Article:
Talking White: An anti-oppression view towards transcribing Black narrators

Sat, Aug 22, 2020, 9:00 PM – Sun, Aug 23, 2020, 12:00 AM

In this workshop we will explore useful concepts in the transcription of oral history to help us more accurately portray the voice of our narrators. The English language is inextricably linked to a history of colonialism and has been used in the history of America to delegitimize the voices and agency of Black people (from forced illiteracy during slavery, to voter suppreersion during the Civil Rights Era, to even the halls of academia today). This workshop aims to change the way we think of the transcript as a record and the way we consider dialect and the importance of AAVE (African American Vernacular English) to recording American history and culture.

I will be looking at the CCOHR Transcription Style Guide, Margaret Walker’s Jubilee and Zora Neale Hurston’s Barracoon as well as contemporary audio and transcript samples. Participants need not read all of these, however a passing familiarity would be helpful. I encourage participants to send in examples of how these issues come up in their own work, even with narrators from other races, dialects, or languages. The ultimate question we will seek to answer together: how do we transcribe and edit the voices of Black people while balancing the importance of accuracy and feeling with the necessity for understandability?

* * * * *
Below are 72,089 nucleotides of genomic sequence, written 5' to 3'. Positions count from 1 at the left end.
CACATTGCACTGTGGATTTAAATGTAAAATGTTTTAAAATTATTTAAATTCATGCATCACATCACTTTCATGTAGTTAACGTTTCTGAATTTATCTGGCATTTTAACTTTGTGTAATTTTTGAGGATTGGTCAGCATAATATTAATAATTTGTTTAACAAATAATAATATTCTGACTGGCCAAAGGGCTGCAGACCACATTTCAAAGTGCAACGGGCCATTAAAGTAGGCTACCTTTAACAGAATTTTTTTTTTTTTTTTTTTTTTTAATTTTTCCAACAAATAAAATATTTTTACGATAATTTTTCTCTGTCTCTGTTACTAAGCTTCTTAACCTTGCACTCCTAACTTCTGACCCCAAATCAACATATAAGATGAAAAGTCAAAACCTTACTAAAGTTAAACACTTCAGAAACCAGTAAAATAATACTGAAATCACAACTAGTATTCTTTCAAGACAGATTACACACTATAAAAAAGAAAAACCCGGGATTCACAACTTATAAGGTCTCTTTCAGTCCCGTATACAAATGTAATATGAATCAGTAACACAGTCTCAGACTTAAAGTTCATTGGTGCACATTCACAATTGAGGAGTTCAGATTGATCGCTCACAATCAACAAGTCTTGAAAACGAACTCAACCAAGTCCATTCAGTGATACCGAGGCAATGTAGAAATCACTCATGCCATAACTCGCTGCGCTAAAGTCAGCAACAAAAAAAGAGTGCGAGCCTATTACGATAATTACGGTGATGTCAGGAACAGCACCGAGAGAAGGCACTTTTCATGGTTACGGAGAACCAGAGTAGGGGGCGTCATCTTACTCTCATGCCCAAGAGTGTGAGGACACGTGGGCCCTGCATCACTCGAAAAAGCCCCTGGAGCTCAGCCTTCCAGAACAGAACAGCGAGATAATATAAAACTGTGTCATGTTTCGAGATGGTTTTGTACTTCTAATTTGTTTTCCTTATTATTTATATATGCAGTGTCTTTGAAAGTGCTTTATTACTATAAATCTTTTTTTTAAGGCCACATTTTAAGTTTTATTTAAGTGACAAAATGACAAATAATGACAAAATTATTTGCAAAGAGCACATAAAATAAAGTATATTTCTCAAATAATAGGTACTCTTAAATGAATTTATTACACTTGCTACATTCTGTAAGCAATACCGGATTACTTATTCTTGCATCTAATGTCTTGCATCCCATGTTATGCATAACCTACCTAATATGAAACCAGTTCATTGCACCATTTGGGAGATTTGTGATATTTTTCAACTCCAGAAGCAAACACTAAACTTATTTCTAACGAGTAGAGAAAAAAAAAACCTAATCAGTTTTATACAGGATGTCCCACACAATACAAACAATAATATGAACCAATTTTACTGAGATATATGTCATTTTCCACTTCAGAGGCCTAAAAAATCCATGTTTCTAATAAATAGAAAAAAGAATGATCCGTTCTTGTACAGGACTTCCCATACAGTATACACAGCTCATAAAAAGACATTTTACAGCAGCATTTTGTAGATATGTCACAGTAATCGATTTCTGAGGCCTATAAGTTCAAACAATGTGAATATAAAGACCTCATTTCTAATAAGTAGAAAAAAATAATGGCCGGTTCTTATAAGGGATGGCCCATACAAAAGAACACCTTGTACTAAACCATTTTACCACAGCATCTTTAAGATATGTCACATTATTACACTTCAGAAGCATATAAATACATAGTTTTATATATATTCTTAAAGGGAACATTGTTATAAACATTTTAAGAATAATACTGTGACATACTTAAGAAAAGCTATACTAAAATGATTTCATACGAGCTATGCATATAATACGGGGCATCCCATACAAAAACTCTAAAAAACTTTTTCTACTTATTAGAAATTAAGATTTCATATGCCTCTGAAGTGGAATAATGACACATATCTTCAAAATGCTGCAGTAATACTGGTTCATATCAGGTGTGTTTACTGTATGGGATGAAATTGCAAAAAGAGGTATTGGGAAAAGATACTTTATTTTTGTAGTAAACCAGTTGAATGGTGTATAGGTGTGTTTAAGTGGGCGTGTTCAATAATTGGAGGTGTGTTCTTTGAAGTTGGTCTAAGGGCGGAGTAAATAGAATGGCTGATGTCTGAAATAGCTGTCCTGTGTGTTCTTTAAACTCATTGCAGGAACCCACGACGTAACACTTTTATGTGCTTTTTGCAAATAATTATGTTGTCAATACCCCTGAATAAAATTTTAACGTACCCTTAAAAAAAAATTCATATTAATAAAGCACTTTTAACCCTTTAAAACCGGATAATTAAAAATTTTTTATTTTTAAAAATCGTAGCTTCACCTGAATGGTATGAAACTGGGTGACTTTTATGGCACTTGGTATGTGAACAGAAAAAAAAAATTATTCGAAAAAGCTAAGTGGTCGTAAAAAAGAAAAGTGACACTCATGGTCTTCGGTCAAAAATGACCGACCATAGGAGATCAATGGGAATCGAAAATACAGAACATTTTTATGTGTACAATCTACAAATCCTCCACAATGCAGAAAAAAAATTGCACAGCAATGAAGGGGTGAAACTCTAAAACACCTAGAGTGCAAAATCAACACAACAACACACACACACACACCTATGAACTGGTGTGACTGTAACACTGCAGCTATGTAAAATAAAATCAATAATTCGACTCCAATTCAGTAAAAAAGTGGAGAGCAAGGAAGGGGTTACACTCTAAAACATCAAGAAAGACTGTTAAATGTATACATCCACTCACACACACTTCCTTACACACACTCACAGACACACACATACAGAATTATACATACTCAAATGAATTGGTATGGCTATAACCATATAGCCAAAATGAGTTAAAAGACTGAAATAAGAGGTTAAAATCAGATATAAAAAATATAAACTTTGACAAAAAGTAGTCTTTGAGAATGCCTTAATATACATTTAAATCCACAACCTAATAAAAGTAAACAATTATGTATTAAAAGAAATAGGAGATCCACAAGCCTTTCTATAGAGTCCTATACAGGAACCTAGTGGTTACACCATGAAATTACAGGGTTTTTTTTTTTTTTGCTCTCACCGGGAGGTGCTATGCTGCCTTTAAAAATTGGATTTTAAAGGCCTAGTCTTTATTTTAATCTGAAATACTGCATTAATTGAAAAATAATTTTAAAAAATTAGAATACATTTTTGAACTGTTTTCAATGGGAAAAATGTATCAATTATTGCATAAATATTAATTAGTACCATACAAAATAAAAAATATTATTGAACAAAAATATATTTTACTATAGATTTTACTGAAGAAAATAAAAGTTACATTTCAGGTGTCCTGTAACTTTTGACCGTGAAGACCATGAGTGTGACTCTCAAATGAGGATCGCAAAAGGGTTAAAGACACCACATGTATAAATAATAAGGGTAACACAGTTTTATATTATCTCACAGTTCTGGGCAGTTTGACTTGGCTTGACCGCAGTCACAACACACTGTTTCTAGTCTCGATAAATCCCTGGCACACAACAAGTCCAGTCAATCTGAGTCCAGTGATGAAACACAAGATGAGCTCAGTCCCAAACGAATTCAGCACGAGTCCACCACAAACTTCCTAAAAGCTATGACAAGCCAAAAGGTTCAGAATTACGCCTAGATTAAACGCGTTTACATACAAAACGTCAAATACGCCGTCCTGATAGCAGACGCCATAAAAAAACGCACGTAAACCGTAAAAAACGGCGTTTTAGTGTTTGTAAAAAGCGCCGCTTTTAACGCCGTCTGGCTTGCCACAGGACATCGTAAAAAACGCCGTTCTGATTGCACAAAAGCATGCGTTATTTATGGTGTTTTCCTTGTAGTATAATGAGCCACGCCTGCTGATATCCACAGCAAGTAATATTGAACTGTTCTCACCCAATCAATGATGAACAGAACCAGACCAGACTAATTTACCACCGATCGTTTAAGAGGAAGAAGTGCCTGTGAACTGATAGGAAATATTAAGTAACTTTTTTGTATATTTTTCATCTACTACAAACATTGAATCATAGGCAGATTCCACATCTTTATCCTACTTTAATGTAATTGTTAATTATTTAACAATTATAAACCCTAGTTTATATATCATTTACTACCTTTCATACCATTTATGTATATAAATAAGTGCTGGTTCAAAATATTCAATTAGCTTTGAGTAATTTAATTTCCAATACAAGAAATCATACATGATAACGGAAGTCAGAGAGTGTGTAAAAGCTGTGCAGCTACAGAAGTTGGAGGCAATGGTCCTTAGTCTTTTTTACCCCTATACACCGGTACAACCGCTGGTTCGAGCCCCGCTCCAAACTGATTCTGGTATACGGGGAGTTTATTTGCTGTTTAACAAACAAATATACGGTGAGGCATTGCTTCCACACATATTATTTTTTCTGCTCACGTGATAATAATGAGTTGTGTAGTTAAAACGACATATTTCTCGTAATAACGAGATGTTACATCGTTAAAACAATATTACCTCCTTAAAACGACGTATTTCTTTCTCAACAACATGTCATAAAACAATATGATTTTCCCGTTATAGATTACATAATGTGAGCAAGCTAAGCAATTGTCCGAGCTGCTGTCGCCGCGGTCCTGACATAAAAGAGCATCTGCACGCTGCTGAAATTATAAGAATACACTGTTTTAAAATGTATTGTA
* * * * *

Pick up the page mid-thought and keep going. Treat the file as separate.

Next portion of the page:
Alissa Rae Funderburk is the Oral Historian for the Margaret Walker Center at the HBCU Jackson State University in Jackson, Mississippi. She maintains an oral history archive that, like the Center, is dedicated to the preservation, interpretation, and dissemination of African American history and culture. Previously, she created an oral history course for high school students at the Roger Lehecka Double Discovery Center and conducted freelance oral history interviews for the city of Jersey City. While completing coursework in the Oral History Masters Program at Columbia, Alissa Rae served as the Deputy Director of the Columbia Life Histories Project alongside its co-founder Benji de la Piedra. Her interests include the studies of race, culture and religion, particularly those of the African diaspora, her OHMA thesis having been on the religious and spiritual experiences of black men in New York City.

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